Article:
Tamarind Chutney, or imli Ki Chutney as it is called in Urdu, is a favorite pairing with pakoras / fritters in Ramadan. I love making my own and freezing some as part of my Ramadan and or regular meal prep. That way, I have homemade imli ki chutney ready and available whenever I need it.
How to make tamarind or Imli ki chutney
Boil: The very first step to make this imli ki chutney is to boil the block of seedless tamarind in some water. Seedless tamarind blocks are available at most Pakistani/Indian grocery stores.
Strain: Once boiled, the pulp is passed through a fine mesh sieve. Discard the pulp and continue to season the tamarind juice. You can thin it out some more or leave it be. I tend to prefer it thicker so that it is easily picked up with pakoras.
Season: The seasoning is simple with salt, red chili powder and cumin and sugar. You can add chaat masala but I often omit that. My chutney is also not as sweet as most tamarind chutneys but you can adjust the sweetness to your preference.
- 1 (14 oz.) packet seedless tamarind block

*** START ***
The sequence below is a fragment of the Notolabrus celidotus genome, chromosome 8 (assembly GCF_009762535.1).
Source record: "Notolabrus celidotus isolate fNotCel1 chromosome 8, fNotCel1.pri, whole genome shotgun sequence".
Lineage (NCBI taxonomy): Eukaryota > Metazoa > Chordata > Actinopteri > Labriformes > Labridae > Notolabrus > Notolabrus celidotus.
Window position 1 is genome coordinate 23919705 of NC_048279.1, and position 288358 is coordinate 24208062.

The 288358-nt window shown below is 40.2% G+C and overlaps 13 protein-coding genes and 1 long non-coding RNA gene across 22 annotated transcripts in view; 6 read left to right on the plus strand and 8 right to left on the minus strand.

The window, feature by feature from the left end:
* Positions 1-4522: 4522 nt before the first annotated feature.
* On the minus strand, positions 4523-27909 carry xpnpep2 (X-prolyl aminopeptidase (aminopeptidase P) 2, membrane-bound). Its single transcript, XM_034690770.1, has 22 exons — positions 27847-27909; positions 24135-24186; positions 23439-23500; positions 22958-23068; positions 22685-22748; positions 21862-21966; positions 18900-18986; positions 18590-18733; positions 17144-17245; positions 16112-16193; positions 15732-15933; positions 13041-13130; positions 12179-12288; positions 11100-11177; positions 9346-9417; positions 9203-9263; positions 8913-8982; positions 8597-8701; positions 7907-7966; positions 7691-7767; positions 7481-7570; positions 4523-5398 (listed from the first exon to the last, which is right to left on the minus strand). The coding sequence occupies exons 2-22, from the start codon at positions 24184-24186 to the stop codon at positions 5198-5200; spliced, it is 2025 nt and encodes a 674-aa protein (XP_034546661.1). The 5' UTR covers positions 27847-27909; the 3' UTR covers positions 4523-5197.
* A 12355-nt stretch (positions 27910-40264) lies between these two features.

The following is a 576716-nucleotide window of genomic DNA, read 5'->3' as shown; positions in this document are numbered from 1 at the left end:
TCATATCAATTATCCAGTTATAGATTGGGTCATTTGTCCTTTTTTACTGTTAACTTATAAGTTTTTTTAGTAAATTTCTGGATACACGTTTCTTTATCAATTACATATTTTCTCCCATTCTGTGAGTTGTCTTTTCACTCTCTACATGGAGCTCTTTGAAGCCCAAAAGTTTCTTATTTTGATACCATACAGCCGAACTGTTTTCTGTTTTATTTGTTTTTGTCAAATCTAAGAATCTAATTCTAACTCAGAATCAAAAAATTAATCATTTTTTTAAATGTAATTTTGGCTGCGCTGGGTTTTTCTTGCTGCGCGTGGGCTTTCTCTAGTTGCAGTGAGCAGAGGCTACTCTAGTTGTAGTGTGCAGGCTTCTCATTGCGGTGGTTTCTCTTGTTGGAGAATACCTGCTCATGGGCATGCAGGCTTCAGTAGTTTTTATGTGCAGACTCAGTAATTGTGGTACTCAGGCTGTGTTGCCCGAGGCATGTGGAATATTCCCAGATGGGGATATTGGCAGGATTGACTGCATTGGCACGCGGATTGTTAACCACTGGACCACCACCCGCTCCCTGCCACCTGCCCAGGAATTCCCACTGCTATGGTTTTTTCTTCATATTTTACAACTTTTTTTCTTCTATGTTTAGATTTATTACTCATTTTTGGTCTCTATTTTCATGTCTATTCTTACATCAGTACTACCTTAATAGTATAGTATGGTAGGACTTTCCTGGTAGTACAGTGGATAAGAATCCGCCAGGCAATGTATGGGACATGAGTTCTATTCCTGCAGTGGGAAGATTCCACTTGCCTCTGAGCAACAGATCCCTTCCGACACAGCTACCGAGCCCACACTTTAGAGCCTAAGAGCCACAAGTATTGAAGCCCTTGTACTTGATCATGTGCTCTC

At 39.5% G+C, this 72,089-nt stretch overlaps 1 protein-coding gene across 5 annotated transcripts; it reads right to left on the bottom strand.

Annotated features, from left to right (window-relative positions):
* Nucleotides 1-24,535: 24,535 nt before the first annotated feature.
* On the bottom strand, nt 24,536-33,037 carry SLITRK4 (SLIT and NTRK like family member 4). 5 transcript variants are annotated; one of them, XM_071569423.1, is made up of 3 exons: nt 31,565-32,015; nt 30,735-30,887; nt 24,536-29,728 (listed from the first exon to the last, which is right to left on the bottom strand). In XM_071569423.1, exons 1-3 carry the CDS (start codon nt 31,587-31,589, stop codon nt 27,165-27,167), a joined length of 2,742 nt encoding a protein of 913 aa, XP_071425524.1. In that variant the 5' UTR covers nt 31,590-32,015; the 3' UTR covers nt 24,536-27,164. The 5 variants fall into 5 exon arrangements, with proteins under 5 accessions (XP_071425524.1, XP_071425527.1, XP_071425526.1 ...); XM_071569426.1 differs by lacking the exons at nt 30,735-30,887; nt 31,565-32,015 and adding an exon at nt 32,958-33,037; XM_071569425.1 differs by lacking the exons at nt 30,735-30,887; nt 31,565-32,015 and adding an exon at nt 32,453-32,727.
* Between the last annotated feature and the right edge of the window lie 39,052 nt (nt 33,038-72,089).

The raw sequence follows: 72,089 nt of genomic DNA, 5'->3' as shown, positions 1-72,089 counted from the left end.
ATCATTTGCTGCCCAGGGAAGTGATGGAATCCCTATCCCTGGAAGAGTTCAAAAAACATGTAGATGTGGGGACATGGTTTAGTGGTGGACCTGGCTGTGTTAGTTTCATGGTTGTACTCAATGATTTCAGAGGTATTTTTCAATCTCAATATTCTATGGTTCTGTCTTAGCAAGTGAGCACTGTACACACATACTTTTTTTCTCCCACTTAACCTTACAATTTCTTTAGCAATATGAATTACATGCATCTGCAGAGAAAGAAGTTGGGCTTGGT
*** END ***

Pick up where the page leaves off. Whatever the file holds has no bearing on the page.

- 2 teaspoons red chili powder
- 2 teaspoons cumin powder
- 2 teaspoons salt
- 1/3 cup coconut / raw cane sugar
- Dredge the tamarind block in enough water to cover it fully.
- Boil on low heat till it is becomes soft and pasty about 30 -45 minutes breaking apart as it cooks.
- Once done, let cool and squeeze out the juice by straining it through a fine mesh sieve.
- You will get about 2 cups of juice. You can add more 1/2 cup of additional water depending on the consistency you prefer. I like it thick so that's enough for me.
- Season and enjoy with fritters, chaat and other savories.
- This recipe is a great one to prep ahead. You can keep the chutney in an air tight jar in the fridge for up to 4 weeks and in the freezer for much longer.
- Use an ice cube tray to freeze individual servings and only defrost as much as you need. I freeze in king cube silicon trays and defrost 2-3 cubes depending on how much I need.
I hope you enjoy this recipe. It can be used in so versatile and can be enjoyed in so many different ways, as a condiment for pakoras (gram flour fritters), samosas and drizzled on top of chaats and so much more!
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